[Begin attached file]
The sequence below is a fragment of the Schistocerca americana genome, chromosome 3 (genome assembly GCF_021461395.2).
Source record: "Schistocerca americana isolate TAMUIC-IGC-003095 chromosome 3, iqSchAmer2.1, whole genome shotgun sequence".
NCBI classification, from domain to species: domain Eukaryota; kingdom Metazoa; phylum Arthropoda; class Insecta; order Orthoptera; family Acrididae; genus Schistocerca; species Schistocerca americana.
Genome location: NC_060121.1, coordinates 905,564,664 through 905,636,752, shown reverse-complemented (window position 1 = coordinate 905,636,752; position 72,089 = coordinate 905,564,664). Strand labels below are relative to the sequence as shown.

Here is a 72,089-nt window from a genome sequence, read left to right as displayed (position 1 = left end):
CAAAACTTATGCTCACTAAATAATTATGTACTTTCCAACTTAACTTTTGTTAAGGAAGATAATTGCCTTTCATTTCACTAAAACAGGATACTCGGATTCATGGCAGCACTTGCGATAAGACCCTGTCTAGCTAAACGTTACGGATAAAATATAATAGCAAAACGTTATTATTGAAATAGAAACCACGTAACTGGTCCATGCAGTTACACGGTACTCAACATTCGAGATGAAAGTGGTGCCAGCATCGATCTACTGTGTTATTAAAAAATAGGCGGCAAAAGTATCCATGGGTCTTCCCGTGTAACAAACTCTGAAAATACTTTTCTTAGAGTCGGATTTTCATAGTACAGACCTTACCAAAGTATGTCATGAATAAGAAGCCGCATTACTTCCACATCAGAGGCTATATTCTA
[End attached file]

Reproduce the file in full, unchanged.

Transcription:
The sequence below is a fragment of the Schistocerca americana genome, chromosome 3 (genome assembly GCF_021461395.2).
Source record: "Schistocerca americana isolate TAMUIC-IGC-003095 chromosome 3, iqSchAmer2.1, whole genome shotgun sequence".
NCBI classification, from domain to species: domain Eukaryota; kingdom Metazoa; phylum Arthropoda; class Insecta; order Orthoptera; family Acrididae; genus Schistocerca; species Schistocerca americana.
Genome location: NC_060121.1, coordinates 905,564,664 through 905,636,752, shown reverse-complemented (window position 1 = coordinate 905,636,752; position 72,089 = coordinate 905,564,664). Strand labels below are relative to the sequence as shown.

Here is a 72,089-nt window from a genome sequence, read left to right as displayed (position 1 = left end):
CAAAACTTATGCTCACTAAATAATTATGTACTTTCCAACTTAACTTTTGTTAAGGAAGATAATTGCCTTTCATTTCACTAAAACAGGATACTCGGATTCATGGCAGCACTTGCGATAAGACCCTGTCTAGCTAAACGTTACGGATAAAATATAATAGCAAAACGTTATTATTGAAATAGAAACCACGTAACTGGTCCATGCAGTTACACGGTACTCAACATTCGAGATGAAAGTGGTGCCAGCATCGATCTACTGTGTTATTAAAAAATAGGCGGCAAAAGTATCCATGGGTCTTCCCGTGTAACAAACTCTGAAAATACTTTTCTTAGAGTCGGATTTTCATAGTACAGACCTTACCAAAGTATGTCATGAATAAGAAGCCGCATTACTTCCACATCAGAGGCTATATTCTA